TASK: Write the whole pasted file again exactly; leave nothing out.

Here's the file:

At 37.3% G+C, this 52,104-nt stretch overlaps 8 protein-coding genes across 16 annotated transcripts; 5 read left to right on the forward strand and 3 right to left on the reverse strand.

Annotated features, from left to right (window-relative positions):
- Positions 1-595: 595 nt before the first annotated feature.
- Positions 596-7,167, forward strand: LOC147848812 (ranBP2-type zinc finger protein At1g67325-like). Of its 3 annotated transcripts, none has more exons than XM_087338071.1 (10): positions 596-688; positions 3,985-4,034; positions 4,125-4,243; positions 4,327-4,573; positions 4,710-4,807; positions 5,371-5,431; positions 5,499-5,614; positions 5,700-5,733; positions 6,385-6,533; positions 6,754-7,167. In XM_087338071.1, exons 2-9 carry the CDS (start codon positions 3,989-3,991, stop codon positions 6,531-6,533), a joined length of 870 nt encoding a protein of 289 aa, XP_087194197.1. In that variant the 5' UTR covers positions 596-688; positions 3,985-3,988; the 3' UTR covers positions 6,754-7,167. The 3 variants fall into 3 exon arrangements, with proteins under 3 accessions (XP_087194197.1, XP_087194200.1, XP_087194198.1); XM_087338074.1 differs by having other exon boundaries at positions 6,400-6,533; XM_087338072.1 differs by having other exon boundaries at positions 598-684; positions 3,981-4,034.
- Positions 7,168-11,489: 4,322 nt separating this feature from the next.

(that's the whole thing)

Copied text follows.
At 37.3% G+C, this 52,104-nt stretch overlaps 8 protein-coding genes across 16 annotated transcripts; 5 read left to right on the forward strand and 3 right to left on the reverse strand.

Annotated features, from left to right (window-relative positions):
- Positions 1-595: 595 nt before the first annotated feature.
- Positions 596-7,167, forward strand: LOC147848812 (ranBP2-type zinc finger protein At1g67325-like). Of its 3 annotated transcripts, none has more exons than XM_087338071.1 (10): positions 596-688; positions 3,985-4,034; positions 4,125-4,243; positions 4,327-4,573; positions 4,710-4,807; positions 5,371-5,431; positions 5,499-5,614; positions 5,700-5,733; positions 6,385-6,533; positions 6,754-7,167. In XM_087338071.1, exons 2-9 carry the CDS (start codon positions 3,989-3,991, stop codon positions 6,531-6,533), a joined length of 870 nt encoding a protein of 289 aa, XP_087194197.1. In that variant the 5' UTR covers positions 596-688; positions 3,985-3,988; the 3' UTR covers positions 6,754-7,167. The 3 variants fall into 3 exon arrangements, with proteins under 3 accessions (XP_087194197.1, XP_087194200.1, XP_087194198.1); XM_087338074.1 differs by having other exon boundaries at positions 6,400-6,533; XM_087338072.1 differs by having other exon boundaries at positions 598-684; positions 3,981-4,034.
- Positions 7,168-11,489: 4,322 nt separating this feature from the next.